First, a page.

- Do not fear to be eccentric in opinion, for every opinion now accepted was once eccentric.
- Find more pleasure in intelligent dissent than in passive agreement, for if you value intelligence as you should, the former implies a deeper agreement than the latter.
- Be scrupulously truthful even if the truth is inconvenient, for it is more inconvenient when you try to conceal it.
- Do not feel envious of the happiness of those who live in a fool’s paradise, for only a fool will think that it is happiness.
Carl Sagan’s Rules for Critical Thinking and Nonsense-Detection
- Wherever possible there must be independent confirmation of the “facts.”
- Encourage substantive debate on the evidence by knowledgeable proponents of all points of view.
- Arguments from authority carry little weight — “authorities” have made mistakes in the past. They will do so again in the future. Perhaps a better way to say it is that in science there are no authorities; at most, there are experts.
- Spin more than one hypothesis. If there’s something to be explained, think of all the different ways in which it could be explained. Then think of tests by which you might systematically disprove each of the alternatives. What survives, the hypothesis that resists disproof in this Darwinian selection among “multiple working hypotheses,” has a much better chance of being the right answer than if you had simply run with the first idea that caught your fancy.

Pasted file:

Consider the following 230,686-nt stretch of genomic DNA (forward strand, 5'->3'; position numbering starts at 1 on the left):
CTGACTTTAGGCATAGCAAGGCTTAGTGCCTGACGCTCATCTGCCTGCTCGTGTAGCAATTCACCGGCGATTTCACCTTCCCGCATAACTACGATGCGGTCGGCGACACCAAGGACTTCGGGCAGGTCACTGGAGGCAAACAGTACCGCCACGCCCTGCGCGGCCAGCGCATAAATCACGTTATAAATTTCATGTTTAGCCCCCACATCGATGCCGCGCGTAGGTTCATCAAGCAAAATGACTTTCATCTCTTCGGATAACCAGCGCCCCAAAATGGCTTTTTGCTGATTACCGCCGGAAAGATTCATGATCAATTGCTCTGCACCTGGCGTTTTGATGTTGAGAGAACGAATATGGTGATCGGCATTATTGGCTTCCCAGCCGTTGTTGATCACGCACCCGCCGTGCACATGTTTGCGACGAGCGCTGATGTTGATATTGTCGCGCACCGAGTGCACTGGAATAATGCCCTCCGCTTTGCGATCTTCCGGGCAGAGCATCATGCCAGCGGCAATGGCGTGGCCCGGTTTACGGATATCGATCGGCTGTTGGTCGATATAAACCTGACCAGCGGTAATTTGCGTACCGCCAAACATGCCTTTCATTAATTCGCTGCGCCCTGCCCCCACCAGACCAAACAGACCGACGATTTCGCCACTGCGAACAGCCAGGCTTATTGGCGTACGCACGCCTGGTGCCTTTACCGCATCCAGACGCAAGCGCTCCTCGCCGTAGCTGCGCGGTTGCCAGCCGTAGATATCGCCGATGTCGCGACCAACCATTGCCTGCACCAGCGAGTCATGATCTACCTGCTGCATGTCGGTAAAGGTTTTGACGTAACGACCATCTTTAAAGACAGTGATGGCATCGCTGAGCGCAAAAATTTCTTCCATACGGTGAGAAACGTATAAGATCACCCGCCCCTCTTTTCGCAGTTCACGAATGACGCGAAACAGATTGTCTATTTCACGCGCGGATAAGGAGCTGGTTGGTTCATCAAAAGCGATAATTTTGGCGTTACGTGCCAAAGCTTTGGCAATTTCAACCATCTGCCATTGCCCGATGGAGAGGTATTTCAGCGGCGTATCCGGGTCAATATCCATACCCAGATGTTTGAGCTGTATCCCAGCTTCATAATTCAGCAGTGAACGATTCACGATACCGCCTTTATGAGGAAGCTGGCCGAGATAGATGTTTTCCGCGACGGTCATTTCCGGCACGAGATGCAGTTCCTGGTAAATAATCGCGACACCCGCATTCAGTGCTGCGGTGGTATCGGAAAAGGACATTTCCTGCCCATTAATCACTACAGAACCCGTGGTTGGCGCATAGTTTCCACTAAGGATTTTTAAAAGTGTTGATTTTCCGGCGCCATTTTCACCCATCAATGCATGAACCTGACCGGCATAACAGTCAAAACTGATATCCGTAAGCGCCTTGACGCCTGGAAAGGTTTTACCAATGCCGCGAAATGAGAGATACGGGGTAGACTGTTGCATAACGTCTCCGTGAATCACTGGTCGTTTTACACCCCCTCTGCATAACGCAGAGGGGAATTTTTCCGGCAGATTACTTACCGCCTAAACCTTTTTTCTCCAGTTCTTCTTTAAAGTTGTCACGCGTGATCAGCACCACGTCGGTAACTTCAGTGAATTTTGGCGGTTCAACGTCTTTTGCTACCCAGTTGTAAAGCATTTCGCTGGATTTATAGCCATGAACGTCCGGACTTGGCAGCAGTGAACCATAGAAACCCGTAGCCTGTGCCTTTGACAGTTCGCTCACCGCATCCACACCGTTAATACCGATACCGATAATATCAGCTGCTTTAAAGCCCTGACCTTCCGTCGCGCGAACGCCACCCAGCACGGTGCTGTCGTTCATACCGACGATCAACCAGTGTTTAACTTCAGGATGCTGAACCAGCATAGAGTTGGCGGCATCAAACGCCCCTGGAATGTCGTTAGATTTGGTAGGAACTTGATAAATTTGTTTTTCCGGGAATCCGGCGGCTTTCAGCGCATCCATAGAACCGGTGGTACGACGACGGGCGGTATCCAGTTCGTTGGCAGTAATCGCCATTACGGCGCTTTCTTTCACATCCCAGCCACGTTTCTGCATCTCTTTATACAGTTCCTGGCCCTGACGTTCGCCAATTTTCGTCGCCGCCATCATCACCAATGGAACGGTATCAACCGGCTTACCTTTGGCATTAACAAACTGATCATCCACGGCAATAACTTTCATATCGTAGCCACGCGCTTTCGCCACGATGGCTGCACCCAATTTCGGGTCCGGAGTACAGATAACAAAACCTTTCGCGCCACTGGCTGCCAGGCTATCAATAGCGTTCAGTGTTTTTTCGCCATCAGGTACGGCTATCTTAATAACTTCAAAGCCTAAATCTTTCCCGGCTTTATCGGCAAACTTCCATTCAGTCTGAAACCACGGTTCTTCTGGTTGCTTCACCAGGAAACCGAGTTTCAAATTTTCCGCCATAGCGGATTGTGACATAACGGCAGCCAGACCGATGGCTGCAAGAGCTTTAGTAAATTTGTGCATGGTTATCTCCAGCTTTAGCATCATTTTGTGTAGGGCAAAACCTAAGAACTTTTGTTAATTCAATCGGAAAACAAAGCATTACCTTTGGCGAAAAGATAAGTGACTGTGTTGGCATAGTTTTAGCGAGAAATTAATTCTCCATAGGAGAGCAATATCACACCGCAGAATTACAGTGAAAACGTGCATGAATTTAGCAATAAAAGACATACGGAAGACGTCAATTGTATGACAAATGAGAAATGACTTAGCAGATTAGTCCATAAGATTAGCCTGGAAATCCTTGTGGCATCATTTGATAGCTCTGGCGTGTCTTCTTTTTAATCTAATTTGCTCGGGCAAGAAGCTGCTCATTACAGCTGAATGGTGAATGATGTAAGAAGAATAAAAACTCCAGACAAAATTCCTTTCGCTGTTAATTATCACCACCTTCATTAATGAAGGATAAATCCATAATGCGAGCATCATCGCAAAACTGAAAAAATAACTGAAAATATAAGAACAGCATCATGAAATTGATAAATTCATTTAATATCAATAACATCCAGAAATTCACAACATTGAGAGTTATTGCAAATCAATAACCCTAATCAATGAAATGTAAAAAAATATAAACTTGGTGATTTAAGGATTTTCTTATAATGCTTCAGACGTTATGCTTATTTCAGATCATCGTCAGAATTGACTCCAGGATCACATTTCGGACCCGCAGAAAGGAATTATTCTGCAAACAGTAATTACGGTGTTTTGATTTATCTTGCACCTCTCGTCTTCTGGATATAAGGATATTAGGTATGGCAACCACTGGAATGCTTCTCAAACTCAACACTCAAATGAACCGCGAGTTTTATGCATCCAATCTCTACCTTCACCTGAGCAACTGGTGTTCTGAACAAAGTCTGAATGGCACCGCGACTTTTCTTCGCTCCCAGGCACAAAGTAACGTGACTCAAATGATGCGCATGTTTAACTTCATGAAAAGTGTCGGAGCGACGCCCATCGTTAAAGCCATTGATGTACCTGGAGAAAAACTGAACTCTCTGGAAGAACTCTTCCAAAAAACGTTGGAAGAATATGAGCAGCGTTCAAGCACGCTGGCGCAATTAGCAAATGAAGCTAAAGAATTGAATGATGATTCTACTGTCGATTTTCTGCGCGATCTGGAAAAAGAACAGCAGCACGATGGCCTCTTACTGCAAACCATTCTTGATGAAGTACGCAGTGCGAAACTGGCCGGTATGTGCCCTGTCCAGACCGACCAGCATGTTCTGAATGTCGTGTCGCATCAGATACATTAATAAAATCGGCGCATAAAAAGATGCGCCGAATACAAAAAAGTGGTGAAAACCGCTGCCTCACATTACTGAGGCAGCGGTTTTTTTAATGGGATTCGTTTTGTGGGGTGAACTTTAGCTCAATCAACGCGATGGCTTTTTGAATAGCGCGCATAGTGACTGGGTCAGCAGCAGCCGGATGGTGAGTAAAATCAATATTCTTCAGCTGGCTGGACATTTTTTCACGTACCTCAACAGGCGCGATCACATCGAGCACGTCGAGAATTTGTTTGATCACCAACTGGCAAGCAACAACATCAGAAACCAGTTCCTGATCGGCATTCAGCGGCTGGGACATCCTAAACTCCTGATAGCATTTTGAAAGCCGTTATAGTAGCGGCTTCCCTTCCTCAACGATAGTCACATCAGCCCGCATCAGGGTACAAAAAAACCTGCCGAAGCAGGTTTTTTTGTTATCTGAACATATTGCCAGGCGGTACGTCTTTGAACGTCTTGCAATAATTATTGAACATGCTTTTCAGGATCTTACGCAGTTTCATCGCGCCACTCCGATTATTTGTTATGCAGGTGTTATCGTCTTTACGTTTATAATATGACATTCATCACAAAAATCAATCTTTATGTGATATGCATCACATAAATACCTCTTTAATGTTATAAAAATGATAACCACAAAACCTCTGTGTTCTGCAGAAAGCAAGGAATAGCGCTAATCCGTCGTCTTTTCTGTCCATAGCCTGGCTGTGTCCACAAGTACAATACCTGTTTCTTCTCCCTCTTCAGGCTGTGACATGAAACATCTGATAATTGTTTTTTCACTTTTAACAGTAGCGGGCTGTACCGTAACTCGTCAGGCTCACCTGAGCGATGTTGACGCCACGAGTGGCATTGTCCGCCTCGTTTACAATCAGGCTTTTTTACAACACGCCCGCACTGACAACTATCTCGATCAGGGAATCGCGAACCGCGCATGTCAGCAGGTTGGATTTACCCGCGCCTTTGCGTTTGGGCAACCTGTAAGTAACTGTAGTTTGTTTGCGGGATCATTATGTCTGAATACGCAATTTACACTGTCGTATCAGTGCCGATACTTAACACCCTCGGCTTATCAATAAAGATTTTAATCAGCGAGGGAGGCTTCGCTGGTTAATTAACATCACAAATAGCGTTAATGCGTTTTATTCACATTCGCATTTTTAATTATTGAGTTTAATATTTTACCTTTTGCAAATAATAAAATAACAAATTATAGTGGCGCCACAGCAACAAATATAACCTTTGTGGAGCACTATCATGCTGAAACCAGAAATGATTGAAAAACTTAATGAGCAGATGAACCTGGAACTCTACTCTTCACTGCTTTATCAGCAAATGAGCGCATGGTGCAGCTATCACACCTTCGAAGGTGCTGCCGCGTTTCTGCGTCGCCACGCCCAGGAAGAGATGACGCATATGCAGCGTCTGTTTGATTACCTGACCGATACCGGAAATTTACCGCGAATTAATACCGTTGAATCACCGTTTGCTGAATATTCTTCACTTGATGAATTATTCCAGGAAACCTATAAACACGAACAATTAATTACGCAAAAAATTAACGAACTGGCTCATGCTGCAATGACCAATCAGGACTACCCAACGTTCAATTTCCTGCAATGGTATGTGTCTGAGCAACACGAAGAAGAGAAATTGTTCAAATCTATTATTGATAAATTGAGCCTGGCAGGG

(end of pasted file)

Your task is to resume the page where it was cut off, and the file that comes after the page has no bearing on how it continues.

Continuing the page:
- Try not to get overly attached to a hypothesis just because it’s yours. It’s only a way station in the pursuit of knowledge. Ask yourself why you like the idea. Compare it fairly with the alternatives. See if you can find reasons for rejecting it. If you don’t, others will.
- Quantify. If whatever it is you’re explaining has some measure, some numerical quantity attached to it, you’ll be much better able to discriminate among competing hypotheses. What is vague and qualitative is open to many explanations. Of course there are truths to be sought in the many qualitative issues we are obliged to confront, but finding them is more challenging.
- If there’s a chain of argument, every link in the chain must work (including the premise) — not just most of them.
- Occam’s Razor. This convenient rule-of-thumb urges us when faced with two hypotheses that explain the data equally well to choose the simpler.
- Always ask whether the hypothesis can be, at least in principle, falsified. Propositions that are untestable, unfalsifiable are not worth much. Consider the grand idea that our Universe and everything in it is just an elementary particle — an electron, say — in a much bigger Cosmos. But if we can never acquire information from outside our Universe, is not the idea incapable of disproof? You must be able to check assertions out. Inveterate skeptics must be given the chance to follow your reasoning, to duplicate your experiments and see if they get the same result.
Stanford Encyclopedia of Philosophy— https://plato.stanford.edu/index.html